• Gifts to UK charities and community amateur sports clubs
  • Gifts to certain national institutions such as the National Trust, National Gallery, British Museum (and their Scottish, Welsh and Northern Ireland equivalents)
  • Gifts of certain types of heritage property such as paintings, archives, land or historic buildings to non-profit-making concerns like local museums
  • Gifts of land in the UK to registered housing associations
  • Gifts of shares in a company into a trust for the benefit of most or all of the employees which will control the company
  • Gifts to established political parties.

Gifts that are tax-free on death only

  •  Lump sums paid out on your death by a pension scheme provided the trustees of the scheme have discretion about who gets the money
  • Refunds of personal pension contributions (and interest) paid directly to someone else or a trust – in other words, not paid into your estate
  • The estate of anyone killed on active military service in war or whose death was hastened by such service
  • £10,000 ex gratia payments received by survivors (and their spouses) held as Japanese prisoners of war during World War Two and amounts from other specified schemes that also provide compensation for wrongs suffered during the war.

Gifts that are tax-free in lifetime only:

  • Anything given to an individual more than seven years before your death – unless there are strings attached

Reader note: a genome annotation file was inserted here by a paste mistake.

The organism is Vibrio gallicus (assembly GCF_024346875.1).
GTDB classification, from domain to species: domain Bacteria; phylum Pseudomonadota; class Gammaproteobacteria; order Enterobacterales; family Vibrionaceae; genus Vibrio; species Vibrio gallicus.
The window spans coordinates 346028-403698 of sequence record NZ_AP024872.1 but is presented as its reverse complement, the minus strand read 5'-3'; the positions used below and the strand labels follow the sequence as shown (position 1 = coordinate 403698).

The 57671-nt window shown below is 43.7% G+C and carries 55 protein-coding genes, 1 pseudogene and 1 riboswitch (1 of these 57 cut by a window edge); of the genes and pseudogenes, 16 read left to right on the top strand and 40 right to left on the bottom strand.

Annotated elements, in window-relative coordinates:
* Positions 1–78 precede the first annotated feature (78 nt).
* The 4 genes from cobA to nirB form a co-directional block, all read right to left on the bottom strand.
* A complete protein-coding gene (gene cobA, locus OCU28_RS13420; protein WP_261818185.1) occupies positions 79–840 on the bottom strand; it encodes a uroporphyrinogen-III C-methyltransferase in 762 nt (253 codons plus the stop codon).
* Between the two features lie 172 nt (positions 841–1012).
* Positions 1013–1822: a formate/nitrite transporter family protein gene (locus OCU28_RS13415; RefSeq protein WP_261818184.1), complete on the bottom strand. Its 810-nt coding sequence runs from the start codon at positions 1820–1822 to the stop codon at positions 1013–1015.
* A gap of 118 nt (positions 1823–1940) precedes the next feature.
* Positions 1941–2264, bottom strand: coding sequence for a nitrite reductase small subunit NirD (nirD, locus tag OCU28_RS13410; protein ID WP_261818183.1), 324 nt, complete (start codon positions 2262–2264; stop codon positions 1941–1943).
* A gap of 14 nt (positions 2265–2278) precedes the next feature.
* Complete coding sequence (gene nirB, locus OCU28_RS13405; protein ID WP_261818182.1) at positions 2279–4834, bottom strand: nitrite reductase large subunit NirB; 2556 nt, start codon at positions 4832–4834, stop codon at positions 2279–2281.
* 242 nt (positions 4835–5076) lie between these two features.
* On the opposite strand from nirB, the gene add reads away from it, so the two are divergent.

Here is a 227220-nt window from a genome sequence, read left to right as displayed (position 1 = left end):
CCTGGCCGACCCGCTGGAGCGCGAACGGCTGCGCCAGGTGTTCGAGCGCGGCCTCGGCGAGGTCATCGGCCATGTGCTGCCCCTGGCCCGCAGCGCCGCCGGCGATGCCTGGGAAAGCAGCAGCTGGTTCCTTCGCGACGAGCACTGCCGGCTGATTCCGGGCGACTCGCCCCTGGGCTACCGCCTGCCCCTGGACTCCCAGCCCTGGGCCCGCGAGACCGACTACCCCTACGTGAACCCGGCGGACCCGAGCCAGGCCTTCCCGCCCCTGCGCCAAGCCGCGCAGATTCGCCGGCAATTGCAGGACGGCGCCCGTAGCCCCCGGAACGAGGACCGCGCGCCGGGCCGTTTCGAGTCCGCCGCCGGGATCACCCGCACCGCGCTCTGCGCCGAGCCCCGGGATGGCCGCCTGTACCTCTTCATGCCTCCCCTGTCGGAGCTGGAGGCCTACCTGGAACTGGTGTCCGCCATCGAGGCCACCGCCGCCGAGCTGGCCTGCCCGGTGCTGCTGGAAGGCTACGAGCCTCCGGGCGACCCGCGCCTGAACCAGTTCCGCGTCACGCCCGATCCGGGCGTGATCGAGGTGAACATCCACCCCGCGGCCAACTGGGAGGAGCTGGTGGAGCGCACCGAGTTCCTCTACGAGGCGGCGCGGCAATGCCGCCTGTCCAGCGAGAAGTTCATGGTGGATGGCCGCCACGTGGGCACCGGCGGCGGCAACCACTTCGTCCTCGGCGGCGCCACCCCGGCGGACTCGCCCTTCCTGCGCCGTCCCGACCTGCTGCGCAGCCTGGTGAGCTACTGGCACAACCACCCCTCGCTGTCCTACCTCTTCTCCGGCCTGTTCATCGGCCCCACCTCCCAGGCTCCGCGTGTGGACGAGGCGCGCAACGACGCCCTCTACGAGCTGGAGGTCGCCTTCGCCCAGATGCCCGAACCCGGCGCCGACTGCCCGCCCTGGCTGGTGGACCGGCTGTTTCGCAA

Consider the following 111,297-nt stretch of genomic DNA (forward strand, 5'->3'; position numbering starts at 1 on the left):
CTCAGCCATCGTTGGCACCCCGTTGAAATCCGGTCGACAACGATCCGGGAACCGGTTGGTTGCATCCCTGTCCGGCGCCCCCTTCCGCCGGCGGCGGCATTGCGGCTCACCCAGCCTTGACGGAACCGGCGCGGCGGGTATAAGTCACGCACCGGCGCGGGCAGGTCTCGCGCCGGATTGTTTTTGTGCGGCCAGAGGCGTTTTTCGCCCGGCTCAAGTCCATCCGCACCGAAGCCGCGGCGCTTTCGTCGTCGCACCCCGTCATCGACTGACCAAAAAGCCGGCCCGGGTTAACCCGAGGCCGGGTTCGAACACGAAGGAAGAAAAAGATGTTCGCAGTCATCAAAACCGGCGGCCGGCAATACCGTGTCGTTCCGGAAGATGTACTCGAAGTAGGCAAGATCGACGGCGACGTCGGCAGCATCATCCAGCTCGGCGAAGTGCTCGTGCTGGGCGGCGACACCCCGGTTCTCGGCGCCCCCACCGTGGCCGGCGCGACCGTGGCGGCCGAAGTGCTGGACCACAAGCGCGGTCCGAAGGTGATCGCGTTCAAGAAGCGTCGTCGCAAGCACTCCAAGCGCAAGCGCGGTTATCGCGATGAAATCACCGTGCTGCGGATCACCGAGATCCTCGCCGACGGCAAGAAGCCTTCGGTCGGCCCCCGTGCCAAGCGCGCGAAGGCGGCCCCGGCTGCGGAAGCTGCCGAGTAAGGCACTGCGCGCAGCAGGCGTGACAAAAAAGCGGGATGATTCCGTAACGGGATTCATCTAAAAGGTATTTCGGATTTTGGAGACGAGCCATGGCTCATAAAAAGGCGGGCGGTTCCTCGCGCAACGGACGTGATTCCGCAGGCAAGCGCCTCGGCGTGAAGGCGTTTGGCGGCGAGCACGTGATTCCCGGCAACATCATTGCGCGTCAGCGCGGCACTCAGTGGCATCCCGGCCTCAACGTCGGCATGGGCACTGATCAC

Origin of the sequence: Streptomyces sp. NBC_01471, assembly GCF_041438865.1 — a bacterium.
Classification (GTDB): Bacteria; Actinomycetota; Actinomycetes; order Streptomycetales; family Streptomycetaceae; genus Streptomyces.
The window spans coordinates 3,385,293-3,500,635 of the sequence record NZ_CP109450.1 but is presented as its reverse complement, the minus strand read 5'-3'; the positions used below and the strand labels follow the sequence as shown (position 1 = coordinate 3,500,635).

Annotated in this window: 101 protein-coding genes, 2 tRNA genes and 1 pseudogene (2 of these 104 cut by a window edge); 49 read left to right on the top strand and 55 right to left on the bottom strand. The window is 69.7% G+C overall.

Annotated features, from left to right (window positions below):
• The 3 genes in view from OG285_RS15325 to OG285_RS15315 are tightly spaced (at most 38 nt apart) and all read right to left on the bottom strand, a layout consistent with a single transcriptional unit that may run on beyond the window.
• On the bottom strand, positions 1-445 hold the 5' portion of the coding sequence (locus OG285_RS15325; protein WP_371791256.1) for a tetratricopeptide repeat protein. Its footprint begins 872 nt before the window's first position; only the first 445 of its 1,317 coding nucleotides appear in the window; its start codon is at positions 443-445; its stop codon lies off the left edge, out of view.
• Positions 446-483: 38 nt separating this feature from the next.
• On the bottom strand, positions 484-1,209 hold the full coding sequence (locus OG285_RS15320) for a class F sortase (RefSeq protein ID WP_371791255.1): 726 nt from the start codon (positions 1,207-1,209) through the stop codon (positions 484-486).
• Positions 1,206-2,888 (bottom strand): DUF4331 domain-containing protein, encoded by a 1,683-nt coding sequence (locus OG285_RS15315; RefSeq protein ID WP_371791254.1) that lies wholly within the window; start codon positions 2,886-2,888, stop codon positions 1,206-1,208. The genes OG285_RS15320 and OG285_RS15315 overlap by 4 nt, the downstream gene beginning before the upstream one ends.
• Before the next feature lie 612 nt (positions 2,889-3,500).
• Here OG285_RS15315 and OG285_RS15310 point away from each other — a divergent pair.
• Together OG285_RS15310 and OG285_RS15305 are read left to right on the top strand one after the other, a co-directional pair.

• Small gifts worth up to £250 to any number of people in any tax year. But you can’t give anyone more than this limit and claim exemption on the first £250 – if you give someone £500, the whole £500 will be taxable unless it is tax-free for one of the other reasons below
  • Regular gifts that are treated as normal expenditure out of income. The gifts must come out of your after-tax income and not from your capital. After paying for the gifts, you should have enough income to maintain your normal standard of living
  • Gifts on marriage to a bride or groom or on registration to civil partners: each parent of the bride, groom or partner can give £5,000, grandparents or remoter relatives and the bride, groom or partners themselves can give £2,500 and anyone else £1,000. The gifts must be made before the big day – and if the marriage or registration is called off, the gift becomes taxable
  • Gifts for the maintenance of your family – your current or a former husband, wife or civil partner, certain dependent relatives and children under 18 or still in full-time education. The children can be yours, stepchildren, adopted children or any other children in your care
  • Up to £3,000 in total a year of other gifts. If you don’t use the whole £3,000 annual exemption in one year, you can carry forward the unused part to the next tax year only. You can’t use the annual exemption to top up the small gifts exemption. If you give someone more than £250 in a year, all of it must come off the annual exemption if it is to be free of inheritance tax.